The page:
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Bees starved by drought will cause crops to fail if left to die, warn Queensland beekeepers

By Jennifer Nichols, Wednesday May 20, 2020 - 13:39 EST
ABC image
Bees swarm over straw floating in sugar water in a feeding station in Queensland's Mary Valley. - ABC

The Queensland Beekeepers' Association has used World Bee Day to call for a financial lifeline, warning crops will fail if starving bees don't make it through winter.



An unprecedented combination of drought and bushfires has left little food in the wild and many commercial beekeepers have been forced to hand feed their insects to keep them alive.

Rex Carruthers drives to seven different farms in the Mary Valley before dawn every day, to feed his hungry bees sugar syrup and a pollen substitute.

His goal is not to produce honey, but to keep up the strength of his hives for August, when they would be trucked 980 kilometres south to Victoria for the lucrative job of pollinating almond trees.

Bee feeding plan

While feeding his bees through winter had been part of his regular management plan, Mr Carruthers believed he would need an extra 11 tonnes of sugar, on top of the 24 tonnes he usually fed them, because drought and bushfires had robbed the landscape of nectar and pollen sources.

"Without it they would die, literally die. It only takes a very short time. Once all their stores are gone it only takes a few days and the hive dies," Mr Carruthers said.



"We've never seen such widespread drought in Queensland and the conditions seem to be similar everywhere where the guys have taken bees.

"They are spread all about the state and there just seems to be some little pockets where there's a little bit happening but in essence it is statewide."

Queensland Beekeepers Association president, Jo Martin, said conditions were unprecedented and commercial beekeepers who rarely supplemented their bees' diets had resorted to hand feeding.



"Beekeeping in Queensland has been a way of life for over 134 years and there's a lot of generational beekeeping families who have kept incredibly accurate records of honey production, weather patterns and seasonal honey production forecasts," Ms Martin said.

"But when you starting to talk to those families about 'Have we ever witnessed anything like this? A lot of them are saying no'.

"It's certainly a very scary horizon at the moment for the immediate future."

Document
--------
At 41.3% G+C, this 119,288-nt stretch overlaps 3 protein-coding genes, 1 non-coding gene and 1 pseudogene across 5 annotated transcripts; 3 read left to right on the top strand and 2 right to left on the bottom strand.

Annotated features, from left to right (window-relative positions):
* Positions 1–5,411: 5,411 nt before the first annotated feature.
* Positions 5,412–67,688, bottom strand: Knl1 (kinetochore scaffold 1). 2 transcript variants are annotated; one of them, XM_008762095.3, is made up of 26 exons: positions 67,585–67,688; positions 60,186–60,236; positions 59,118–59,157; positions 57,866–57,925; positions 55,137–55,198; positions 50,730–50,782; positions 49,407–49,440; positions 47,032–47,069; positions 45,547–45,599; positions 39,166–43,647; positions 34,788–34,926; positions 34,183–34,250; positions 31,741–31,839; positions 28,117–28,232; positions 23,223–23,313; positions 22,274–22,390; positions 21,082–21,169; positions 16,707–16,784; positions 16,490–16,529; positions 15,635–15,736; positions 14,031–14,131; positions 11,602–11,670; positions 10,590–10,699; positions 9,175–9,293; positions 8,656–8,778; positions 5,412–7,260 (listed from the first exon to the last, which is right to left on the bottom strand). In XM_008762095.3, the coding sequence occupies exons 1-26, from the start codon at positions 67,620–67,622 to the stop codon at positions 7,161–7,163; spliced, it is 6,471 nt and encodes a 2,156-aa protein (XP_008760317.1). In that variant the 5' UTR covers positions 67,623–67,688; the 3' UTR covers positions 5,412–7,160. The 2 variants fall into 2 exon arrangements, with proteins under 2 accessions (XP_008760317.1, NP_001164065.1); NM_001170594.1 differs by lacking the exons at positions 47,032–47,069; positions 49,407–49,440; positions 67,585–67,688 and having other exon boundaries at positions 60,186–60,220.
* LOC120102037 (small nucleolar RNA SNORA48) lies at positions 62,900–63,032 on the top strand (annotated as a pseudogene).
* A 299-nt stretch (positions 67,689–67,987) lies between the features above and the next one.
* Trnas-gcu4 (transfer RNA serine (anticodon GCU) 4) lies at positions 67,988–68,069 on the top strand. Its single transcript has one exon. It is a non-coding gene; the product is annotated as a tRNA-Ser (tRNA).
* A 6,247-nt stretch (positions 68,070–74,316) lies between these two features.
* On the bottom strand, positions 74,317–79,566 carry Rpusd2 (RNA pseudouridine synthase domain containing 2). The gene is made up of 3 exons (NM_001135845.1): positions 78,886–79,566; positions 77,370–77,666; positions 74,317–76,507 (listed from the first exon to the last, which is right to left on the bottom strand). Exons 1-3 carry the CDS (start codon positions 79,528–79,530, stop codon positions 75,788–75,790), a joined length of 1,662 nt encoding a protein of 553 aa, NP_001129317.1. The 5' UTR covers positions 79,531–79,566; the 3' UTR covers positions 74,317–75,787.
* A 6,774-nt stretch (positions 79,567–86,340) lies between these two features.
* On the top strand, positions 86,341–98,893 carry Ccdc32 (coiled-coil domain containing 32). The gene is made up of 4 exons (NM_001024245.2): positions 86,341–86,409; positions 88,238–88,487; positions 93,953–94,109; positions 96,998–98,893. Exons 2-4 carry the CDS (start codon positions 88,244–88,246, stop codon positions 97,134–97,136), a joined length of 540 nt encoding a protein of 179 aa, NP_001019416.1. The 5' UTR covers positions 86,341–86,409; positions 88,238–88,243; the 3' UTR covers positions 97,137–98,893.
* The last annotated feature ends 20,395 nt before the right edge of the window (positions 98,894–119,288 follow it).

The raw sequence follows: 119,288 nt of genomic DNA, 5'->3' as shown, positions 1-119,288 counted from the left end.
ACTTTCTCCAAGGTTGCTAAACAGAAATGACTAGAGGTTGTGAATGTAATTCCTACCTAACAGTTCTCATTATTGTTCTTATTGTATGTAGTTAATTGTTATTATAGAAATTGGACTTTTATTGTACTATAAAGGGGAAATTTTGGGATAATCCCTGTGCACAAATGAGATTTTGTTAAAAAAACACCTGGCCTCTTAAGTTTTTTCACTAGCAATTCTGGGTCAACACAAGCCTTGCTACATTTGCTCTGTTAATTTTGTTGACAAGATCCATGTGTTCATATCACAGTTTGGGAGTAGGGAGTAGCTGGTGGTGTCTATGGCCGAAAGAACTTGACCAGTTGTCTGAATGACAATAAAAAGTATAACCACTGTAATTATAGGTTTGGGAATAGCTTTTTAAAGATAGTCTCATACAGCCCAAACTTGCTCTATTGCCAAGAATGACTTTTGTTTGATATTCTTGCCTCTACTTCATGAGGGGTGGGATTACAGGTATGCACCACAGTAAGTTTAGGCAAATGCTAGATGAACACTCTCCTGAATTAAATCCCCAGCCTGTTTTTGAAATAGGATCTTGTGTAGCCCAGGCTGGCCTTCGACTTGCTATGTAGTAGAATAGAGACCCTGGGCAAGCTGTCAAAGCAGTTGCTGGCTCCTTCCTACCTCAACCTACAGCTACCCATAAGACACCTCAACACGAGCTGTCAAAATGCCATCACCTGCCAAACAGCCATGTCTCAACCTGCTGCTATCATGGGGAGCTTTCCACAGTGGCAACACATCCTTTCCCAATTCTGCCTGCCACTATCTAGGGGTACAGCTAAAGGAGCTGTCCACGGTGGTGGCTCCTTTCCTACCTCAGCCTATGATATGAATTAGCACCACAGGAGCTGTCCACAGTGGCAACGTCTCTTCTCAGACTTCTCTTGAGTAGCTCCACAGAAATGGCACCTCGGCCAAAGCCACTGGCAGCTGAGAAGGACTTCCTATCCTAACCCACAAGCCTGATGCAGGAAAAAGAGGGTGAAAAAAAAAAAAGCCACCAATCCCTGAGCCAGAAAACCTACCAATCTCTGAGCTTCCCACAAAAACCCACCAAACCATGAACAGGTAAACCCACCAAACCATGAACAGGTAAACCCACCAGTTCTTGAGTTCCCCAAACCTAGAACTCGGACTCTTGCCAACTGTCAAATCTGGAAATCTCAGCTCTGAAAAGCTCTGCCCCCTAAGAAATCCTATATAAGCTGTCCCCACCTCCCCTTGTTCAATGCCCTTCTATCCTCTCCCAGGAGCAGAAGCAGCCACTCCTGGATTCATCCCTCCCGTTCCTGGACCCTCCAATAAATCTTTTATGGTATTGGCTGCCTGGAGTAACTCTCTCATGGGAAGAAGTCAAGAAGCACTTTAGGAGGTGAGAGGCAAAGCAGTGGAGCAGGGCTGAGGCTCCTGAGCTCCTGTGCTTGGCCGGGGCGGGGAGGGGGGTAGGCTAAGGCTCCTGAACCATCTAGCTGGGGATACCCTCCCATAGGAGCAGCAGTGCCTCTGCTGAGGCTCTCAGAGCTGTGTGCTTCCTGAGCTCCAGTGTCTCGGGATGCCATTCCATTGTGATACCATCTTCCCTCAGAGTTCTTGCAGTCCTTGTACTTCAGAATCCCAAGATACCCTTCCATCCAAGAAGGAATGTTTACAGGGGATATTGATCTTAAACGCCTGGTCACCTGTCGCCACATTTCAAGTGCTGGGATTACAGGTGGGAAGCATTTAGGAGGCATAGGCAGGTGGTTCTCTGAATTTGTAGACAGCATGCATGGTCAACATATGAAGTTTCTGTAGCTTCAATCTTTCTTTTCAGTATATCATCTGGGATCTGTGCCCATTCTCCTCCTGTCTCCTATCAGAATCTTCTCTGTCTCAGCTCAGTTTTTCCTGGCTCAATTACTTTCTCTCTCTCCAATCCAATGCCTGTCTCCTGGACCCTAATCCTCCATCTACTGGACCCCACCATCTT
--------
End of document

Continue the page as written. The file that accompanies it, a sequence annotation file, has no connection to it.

Australian Honeybee Industry Council chair Peter McDonald said conditions varied across Australia, with Queensland worst off, followed by New South Wales.

"It has been estimated that Queensland's honey crop will be down by about 90 per cent and New South Wales might be down by between 60 and 80 per cent," Mr McDonald said.

"Victoria and Western Australia have had very good production years and South Australia has had good to great, while Tasmania has had a pretty good year as well."

In February the Queensland Government announced a $1 million emergency package, including $350,000 towards a sugar stockpile to feed the bees.



Crops need pollinators

Ms Martin said that supply had already been used up and the 46 per cent of beekeepers who were too proud to put their hands up for help had missed out.



She added the industry desperately needed more financial help because food security was at stake.

Of the 79,000 commercial hives in Queensland — 45,000 of them were used for crop pollination — with seedless watermelon, strawberries, almonds and macadamias across Australia all dependent on bees.

Ms Martin said while at last estimate the state's honey production was valued at $64 million at the farm gate, $2.4 billion worth of Queensland crops relied on bees for pollination.

"The real concern for us is how are we going to keep those beehives alive at the moment, you've got beekeepers out there that haven't had an income cheque in over 18 months so we're really starting to get to the crunch time where the financial capacity of these businesses to keep sustaining these," Ms Martin said.

"Without some really important lifeblood income support back to our hardworking beekeeping operations the future of pollination services in Queensland could be in jeopardy."



Negotiations continue

Queensland Agricultural Industry Development and Fisheries Minister Mark Furner said the Government's support for the industry was unprecedented and he would continue to work with beekeepers as they combat drought.

But another threat looms on the horizon.

In 2024 commercial beekeepers stand to be locked out of one sixth of beekeeping sites available on state land, in Queensland forests that were turned into national parks.

"Beekeepers need to have certainty that they have a future and have access to what they need, the forests, to keep their bees healthy," Mr McDonald said.

"If we don't have that certainty, the closer we get to 2024 there will be beekeepers who say that this is just not viable anymore, so we need that action very soon."

A Department of Environment and Science spokesperson said the Queensland Government "knows the importance of national parks to the commercial beekeeping industry and was investigating the potential continuation of beekeepers' access to existing sites on national park land after 2024".


- ABC

© ABC 2020

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